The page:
What Is The Difference Between A Secured Debt and An Unsecured Debt?
Federal and New Jersey laws make a clear distinction between secured debts and unsecured debts, both in terms of the rights of lenders and borrowers’ ability to get the debts discharged.
At Oliver & Legg, we are dedicated to helping you solve your debt problems. Our firm offers a free initial consultation to review your debts and explain how bankruptcy would affect you.
The Difference Between Secured Debts and Unsecured Debts
Simply stated, a secured debt is one for which the borrower has pledged a piece of property (collateral) in return for a loan. The most common secured debts are car loans and mortgages. Unsecured debts are those for which the borrower has not pledged property. Examples of unsecured loans are credit card debts, medical bills and personal loans. If the borrower defaults on a secured debt, the creditor can seek to repossess the property that was pledged.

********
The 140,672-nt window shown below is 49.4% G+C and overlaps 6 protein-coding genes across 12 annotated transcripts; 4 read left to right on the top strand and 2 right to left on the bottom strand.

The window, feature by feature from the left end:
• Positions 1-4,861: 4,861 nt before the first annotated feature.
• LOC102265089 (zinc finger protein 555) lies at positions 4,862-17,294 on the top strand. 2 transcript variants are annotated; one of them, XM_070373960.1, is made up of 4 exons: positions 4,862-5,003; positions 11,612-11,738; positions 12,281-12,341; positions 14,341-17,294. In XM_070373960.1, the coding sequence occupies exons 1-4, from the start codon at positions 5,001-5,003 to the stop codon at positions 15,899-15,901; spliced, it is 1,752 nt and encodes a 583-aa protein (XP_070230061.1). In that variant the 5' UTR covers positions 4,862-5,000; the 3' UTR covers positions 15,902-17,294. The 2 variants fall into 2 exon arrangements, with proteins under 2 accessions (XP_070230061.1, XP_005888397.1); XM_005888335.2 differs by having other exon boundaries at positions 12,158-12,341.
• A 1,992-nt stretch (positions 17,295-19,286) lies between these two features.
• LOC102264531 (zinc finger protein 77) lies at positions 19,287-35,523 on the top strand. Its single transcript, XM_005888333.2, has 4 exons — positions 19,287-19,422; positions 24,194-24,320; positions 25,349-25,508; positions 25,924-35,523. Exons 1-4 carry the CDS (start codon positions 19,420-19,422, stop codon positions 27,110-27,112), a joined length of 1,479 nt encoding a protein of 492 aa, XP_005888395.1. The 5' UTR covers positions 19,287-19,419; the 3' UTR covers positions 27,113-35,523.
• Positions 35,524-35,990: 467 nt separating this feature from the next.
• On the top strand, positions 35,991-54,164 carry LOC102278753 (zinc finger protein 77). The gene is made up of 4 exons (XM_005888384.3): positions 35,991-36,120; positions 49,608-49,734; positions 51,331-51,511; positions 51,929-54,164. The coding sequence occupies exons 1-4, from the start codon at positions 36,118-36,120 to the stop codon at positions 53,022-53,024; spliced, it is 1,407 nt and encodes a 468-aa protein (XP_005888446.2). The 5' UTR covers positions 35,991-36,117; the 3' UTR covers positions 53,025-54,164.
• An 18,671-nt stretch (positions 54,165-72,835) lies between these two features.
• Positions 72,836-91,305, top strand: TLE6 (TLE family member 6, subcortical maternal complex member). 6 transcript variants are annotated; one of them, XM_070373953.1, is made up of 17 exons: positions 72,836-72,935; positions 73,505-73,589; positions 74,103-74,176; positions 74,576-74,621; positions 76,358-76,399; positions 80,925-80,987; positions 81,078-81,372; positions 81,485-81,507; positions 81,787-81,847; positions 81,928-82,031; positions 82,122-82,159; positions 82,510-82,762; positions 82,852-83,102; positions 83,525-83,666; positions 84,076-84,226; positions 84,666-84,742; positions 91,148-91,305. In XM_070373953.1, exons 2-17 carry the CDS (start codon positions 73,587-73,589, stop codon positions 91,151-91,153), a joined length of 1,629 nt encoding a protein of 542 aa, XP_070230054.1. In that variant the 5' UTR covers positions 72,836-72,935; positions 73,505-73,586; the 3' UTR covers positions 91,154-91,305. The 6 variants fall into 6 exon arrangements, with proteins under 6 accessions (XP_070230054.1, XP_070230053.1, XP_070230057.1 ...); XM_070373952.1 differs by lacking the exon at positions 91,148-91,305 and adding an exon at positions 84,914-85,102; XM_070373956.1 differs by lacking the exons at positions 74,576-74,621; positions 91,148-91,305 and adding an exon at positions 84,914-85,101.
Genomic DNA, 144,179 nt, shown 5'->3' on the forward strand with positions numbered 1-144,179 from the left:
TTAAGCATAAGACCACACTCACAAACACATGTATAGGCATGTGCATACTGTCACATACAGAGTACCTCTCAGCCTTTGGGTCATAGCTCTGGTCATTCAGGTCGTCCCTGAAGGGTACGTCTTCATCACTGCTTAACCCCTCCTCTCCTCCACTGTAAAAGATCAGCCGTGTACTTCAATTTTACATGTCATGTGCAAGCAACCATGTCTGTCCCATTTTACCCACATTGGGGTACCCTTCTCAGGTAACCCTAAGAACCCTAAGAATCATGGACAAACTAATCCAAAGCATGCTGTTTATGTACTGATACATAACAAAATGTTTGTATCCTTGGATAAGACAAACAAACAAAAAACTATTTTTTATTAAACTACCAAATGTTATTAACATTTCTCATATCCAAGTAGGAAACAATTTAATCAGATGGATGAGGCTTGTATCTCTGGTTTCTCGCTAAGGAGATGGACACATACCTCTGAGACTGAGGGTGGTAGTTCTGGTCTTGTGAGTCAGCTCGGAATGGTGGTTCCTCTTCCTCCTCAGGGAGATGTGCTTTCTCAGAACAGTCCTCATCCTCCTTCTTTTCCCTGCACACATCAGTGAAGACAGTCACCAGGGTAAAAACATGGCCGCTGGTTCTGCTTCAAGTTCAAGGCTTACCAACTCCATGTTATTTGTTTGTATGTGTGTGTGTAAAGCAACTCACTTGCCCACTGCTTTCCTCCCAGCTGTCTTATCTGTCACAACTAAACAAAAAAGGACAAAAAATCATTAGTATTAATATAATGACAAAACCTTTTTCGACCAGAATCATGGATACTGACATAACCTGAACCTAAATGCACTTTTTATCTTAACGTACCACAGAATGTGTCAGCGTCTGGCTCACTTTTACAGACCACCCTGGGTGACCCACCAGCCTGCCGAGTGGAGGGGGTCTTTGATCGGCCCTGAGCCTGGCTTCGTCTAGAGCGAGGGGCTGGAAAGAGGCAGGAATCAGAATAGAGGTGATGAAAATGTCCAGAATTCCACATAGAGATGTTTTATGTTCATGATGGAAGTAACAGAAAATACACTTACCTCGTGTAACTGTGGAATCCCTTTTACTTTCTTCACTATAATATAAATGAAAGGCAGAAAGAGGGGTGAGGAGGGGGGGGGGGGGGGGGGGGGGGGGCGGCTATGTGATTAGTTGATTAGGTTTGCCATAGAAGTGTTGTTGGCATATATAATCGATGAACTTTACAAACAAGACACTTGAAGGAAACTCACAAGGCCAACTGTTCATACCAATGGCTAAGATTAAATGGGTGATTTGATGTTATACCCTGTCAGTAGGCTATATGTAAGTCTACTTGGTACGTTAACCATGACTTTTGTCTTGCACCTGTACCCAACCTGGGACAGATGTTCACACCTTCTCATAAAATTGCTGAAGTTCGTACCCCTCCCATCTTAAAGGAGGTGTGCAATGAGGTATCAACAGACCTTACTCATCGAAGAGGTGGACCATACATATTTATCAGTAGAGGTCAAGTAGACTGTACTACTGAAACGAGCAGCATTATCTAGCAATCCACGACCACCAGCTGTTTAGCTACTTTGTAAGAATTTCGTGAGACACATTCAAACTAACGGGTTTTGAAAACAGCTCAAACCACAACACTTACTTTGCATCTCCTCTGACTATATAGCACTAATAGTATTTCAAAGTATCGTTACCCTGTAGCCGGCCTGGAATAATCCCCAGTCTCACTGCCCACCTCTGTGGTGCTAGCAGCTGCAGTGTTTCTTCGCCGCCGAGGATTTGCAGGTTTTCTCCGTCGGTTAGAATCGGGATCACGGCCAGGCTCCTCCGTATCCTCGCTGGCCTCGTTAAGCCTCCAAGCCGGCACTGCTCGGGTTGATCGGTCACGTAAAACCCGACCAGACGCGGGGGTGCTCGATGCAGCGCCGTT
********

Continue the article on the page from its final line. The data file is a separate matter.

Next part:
Unsecured debts are treated much differently in bankruptcy court than secured debts. Under Chapter 7 bankruptcy, unsecured debts are completely discharged. Under Chapter 13 bankruptcy, you make monthly payments to reduce your unsecured debts, and at the end of your repayment period, your remaining unsecured debts are completely discharged.
Under both Chapter 7 bankruptcy and Chapter 13 bankruptcy, you can keep property purchased with secured debts, provided that you can keep current on your debt payments and don’t default. However, to do so the lender may require you to sign a reaffirmation agreement.
When you retain Oliver & Legg, we will develop the optimal debt relief plan for you, designed to help you obtain maximum reduction in your debts while enabling you to keep as much of your property as possible.